I cannot believe that our summer is almost over but we’ve flipped the calendar to August and it’s hard to ignore. It’s time to start looking at school supply lists (I have friends that I know just read that sentence and they’re like, “Start? What do you mean start? We’ve got our stuff labeled and ready to go!” What can I say? I procrastinate sometimes.)
I enjoy our summers with the kids all home and the break from the school routine and I have never been one of those mamas singing hallelujahs and counting down days until they go back. But I do love this time of year. It rings with promise and newness to me just as surely as January 1st or springtime does. I guess I have a thing about beginnings and possibilities.
At the same time it can be easy to look at what all is coming up with cross country meets and volleyball games and what have you and feel a bit panicked. The possibilities are a-plenty to feel overwhelmed and worn out so here are some things I want to keep in mind as we get ready for school to begin at the end of the month and all the challenges that it brings.
1.) Change is good.
This is a doozy for me! Rob has said more than once that we often view change as death. And most of us resist that death, that change, because we like living the way we live. But we are a people called to death because we are a people of the Resurrection and we know that true life comes from the dying. This time of year will afford many opportunities for me to die to myself for the good of those around me…even if it is just keeping a good and pleasant attitude.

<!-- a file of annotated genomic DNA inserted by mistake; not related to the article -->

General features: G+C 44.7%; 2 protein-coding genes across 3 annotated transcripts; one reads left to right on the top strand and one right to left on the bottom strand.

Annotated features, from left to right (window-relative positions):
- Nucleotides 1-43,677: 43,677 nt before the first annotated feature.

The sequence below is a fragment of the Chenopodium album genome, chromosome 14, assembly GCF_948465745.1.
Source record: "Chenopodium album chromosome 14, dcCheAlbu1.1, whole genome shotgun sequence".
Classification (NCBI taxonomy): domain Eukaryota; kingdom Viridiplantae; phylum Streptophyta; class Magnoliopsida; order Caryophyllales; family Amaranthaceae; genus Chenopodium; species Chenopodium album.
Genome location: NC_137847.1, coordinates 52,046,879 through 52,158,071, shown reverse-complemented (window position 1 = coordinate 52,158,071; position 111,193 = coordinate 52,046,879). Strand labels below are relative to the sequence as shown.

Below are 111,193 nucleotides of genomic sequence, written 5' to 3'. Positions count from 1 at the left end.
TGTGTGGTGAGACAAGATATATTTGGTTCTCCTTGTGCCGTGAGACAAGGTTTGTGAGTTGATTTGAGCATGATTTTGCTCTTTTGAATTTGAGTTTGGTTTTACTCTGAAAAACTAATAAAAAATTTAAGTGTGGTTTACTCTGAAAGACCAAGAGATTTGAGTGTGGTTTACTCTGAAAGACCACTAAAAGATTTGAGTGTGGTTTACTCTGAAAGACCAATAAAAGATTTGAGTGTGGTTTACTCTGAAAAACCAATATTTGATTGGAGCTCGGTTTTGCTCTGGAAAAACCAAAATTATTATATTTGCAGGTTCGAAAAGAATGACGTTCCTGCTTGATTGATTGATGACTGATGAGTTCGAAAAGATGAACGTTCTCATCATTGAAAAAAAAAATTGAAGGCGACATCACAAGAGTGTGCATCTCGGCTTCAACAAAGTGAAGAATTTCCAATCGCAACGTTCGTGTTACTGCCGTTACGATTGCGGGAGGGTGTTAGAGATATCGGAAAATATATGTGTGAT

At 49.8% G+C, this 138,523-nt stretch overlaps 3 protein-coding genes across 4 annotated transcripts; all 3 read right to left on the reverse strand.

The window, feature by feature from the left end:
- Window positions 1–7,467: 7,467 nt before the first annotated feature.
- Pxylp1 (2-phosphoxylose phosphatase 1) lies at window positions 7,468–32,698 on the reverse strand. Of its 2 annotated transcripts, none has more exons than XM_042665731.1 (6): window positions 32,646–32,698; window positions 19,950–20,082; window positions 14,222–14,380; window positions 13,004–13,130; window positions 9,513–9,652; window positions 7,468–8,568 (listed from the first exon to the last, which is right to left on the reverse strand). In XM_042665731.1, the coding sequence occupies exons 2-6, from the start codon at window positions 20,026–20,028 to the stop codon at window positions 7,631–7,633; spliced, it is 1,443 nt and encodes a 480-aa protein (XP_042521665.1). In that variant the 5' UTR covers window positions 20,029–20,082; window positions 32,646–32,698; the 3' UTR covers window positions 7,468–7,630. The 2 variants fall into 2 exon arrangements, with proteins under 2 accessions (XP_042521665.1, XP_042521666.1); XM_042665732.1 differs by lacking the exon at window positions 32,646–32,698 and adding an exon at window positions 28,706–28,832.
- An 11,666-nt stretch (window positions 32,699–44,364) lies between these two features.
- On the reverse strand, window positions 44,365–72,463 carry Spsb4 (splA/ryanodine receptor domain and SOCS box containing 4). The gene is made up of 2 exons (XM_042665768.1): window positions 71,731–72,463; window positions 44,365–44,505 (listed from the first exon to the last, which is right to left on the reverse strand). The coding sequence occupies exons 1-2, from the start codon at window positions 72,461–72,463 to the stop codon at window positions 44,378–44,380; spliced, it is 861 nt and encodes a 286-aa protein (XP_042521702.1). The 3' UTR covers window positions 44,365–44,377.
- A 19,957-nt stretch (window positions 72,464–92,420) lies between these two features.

2.) Hard does not mean bad.
Having to work hard for some thing makes our appreciation that much greater. Hard means can often bring us to a good end if we will just stay the course. Hard circumstances have a place in God’s working in our lives…suffering produces endurance and endurance produces character and character produces hope. And even more, that hope does not put us to shame.
This one is big in my thoughts as Abby heads into her junior year (traditionally herald as the hardest year at Trinitas) and enters into cross country season. Running doesn’t come easily to her and we were surprised when she asked to join. Surprised but proud that she wants to attempt something that will require hard effort from her. We don’t care if she ever places in a race or not. Giving her best and striving to improve are fantastic goals for all of us.
3.) Busy shouldn’t always be a complaint.
Obviously, too much busy can be bad. And busy for the wrong reasons can be bad. Sometimes, we like the busy because it’s where we get our identity from…how we define ourselves. Or it’s a shield we hide behind so we don’t have to deal with something or think about something. Sometimes we keep busy just so we have something to complain about.
I have a friend who is an accomplished pianists and one morning I was sitting beside her while she played this beautiful piece of music. I mentioned how busy the page looked with all the musical notes and sweeping lines and other notations. She said she never chooses a piece that isn’t busy because it makes for a more interesting listen.
Wrongly ordered busyness in our lives makes for a cacophony of sound with out of place rests and clanging cymbals of aggravation. But rightly ordered busyness creates a symphony of praise as it is worked out in the day to day doing.
For sure, if we are living the wrong kind of busy and if we allow the wrong kind of hard into our lives (the kind that is a result of our own selfish desires and demands) and the wrong kind of change into our lives (the kind that stems from never being content or just old and set in our ways) then our song follows the tune of the world.
But if we are being and doing faithfully all that He has given us to be and do then our song can be that of Psalm 98,
“Oh sing to the Lord a new song, for He has done marvelous things!”
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